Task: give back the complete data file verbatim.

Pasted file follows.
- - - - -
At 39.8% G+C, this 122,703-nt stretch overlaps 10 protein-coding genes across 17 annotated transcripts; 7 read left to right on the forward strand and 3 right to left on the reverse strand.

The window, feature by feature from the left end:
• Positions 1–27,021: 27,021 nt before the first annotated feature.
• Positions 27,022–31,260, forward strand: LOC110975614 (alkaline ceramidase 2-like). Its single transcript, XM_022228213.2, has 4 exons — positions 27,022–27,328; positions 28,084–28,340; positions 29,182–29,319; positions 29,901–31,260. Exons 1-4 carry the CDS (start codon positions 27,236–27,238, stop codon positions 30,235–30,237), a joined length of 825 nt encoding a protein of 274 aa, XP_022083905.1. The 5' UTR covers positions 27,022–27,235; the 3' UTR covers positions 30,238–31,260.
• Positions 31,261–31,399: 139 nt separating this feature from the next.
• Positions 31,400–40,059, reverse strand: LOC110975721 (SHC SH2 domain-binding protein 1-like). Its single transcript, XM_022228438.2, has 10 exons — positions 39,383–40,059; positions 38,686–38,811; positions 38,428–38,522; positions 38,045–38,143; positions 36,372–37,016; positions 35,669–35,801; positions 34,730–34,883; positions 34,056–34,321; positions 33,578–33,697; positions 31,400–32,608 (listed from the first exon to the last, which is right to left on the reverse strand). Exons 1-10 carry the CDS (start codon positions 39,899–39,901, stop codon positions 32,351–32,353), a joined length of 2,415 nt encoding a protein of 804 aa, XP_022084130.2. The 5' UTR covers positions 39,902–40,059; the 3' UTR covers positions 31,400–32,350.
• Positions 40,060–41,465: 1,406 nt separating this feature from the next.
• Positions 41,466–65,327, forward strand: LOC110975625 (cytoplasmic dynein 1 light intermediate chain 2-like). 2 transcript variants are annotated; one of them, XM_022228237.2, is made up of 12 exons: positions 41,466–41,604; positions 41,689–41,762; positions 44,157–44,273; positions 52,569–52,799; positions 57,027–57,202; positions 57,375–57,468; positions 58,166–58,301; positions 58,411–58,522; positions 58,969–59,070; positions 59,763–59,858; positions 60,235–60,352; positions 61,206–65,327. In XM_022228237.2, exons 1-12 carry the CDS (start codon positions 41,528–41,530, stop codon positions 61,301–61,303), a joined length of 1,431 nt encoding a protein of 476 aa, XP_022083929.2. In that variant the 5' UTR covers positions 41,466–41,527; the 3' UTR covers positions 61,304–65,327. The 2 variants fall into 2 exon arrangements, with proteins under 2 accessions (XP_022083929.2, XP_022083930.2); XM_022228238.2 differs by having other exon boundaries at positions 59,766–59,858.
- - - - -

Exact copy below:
At 39.8% G+C, this 122,703-nt stretch overlaps 10 protein-coding genes across 17 annotated transcripts; 7 read left to right on the forward strand and 3 right to left on the reverse strand.

The window, feature by feature from the left end:
• Positions 1–27,021: 27,021 nt before the first annotated feature.
• Positions 27,022–31,260, forward strand: LOC110975614 (alkaline ceramidase 2-like). Its single transcript, XM_022228213.2, has 4 exons — positions 27,022–27,328; positions 28,084–28,340; positions 29,182–29,319; positions 29,901–31,260. Exons 1-4 carry the CDS (start codon positions 27,236–27,238, stop codon positions 30,235–30,237), a joined length of 825 nt encoding a protein of 274 aa, XP_022083905.1. The 5' UTR covers positions 27,022–27,235; the 3' UTR covers positions 30,238–31,260.
• Positions 31,261–31,399: 139 nt separating this feature from the next.
• Positions 31,400–40,059, reverse strand: LOC110975721 (SHC SH2 domain-binding protein 1-like). Its single transcript, XM_022228438.2, has 10 exons — positions 39,383–40,059; positions 38,686–38,811; positions 38,428–38,522; positions 38,045–38,143; positions 36,372–37,016; positions 35,669–35,801; positions 34,730–34,883; positions 34,056–34,321; positions 33,578–33,697; positions 31,400–32,608 (listed from the first exon to the last, which is right to left on the reverse strand). Exons 1-10 carry the CDS (start codon positions 39,899–39,901, stop codon positions 32,351–32,353), a joined length of 2,415 nt encoding a protein of 804 aa, XP_022084130.2. The 5' UTR covers positions 39,902–40,059; the 3' UTR covers positions 31,400–32,350.
• Positions 40,060–41,465: 1,406 nt separating this feature from the next.
• Positions 41,466–65,327, forward strand: LOC110975625 (cytoplasmic dynein 1 light intermediate chain 2-like). 2 transcript variants are annotated; one of them, XM_022228237.2, is made up of 12 exons: positions 41,466–41,604; positions 41,689–41,762; positions 44,157–44,273; positions 52,569–52,799; positions 57,027–57,202; positions 57,375–57,468; positions 58,166–58,301; positions 58,411–58,522; positions 58,969–59,070; positions 59,763–59,858; positions 60,235–60,352; positions 61,206–65,327. In XM_022228237.2, exons 1-12 carry the CDS (start codon positions 41,528–41,530, stop codon positions 61,301–61,303), a joined length of 1,431 nt encoding a protein of 476 aa, XP_022083929.2. In that variant the 5' UTR covers positions 41,466–41,527; the 3' UTR covers positions 61,304–65,327. The 2 variants fall into 2 exon arrangements, with proteins under 2 accessions (XP_022083929.2, XP_022083930.2); XM_022228238.2 differs by having other exon boundaries at positions 59,766–59,858.